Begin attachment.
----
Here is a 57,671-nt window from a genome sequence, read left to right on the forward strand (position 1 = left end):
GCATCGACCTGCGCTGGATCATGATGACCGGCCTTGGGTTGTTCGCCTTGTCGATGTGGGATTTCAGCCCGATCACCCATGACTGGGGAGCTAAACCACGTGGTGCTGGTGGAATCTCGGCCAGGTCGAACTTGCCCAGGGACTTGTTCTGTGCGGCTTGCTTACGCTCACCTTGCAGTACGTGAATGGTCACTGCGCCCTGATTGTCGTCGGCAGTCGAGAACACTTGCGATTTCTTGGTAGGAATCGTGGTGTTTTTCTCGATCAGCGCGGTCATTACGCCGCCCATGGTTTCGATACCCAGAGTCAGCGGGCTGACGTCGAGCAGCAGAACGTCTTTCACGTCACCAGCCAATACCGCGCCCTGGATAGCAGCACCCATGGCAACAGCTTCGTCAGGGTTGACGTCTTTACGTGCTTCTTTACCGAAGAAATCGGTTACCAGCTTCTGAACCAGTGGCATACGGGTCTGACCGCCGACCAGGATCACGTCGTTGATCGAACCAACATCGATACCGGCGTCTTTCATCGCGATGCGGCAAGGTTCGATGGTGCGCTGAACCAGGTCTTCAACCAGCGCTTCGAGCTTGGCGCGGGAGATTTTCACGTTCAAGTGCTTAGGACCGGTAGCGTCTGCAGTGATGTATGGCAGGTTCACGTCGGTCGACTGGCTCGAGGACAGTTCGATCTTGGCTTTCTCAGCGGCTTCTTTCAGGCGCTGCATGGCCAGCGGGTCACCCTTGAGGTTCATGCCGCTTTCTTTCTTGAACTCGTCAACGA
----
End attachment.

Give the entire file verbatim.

Here is a 57,671-nt window from a genome sequence, read left to right on the forward strand (position 1 = left end):
GCATCGACCTGCGCTGGATCATGATGACCGGCCTTGGGTTGTTCGCCTTGTCGATGTGGGATTTCAGCCCGATCACCCATGACTGGGGAGCTAAACCACGTGGTGCTGGTGGAATCTCGGCCAGGTCGAACTTGCCCAGGGACTTGTTCTGTGCGGCTTGCTTACGCTCACCTTGCAGTACGTGAATGGTCACTGCGCCCTGATTGTCGTCGGCAGTCGAGAACACTTGCGATTTCTTGGTAGGAATCGTGGTGTTTTTCTCGATCAGCGCGGTCATTACGCCGCCCATGGTTTCGATACCCAGAGTCAGCGGGCTGACGTCGAGCAGCAGAACGTCTTTCACGTCACCAGCCAATACCGCGCCCTGGATAGCAGCACCCATGGCAACAGCTTCGTCAGGGTTGACGTCTTTACGTGCTTCTTTACCGAAGAAATCGGTTACCAGCTTCTGAACCAGTGGCATACGGGTCTGACCGCCGACCAGGATCACGTCGTTGATCGAACCAACATCGATACCGGCGTCTTTCATCGCGATGCGGCAAGGTTCGATGGTGCGCTGAACCAGGTCTTCAACCAGCGCTTCGAGCTTGGCGCGGGAGATTTTCACGTTCAAGTGCTTAGGACCGGTAGCGTCTGCAGTGATGTATGGCAGGTTCACGTCGGTCGACTGGCTCGAGGACAGTTCGATCTTGGCTTTCTCAGCGGCTTCTTTCAGGCGCTGCATGGCCAGCGGGTCACCCTTGAGGTTCATGCCGCTTTCTTTCTTGAACTCGTCAACGA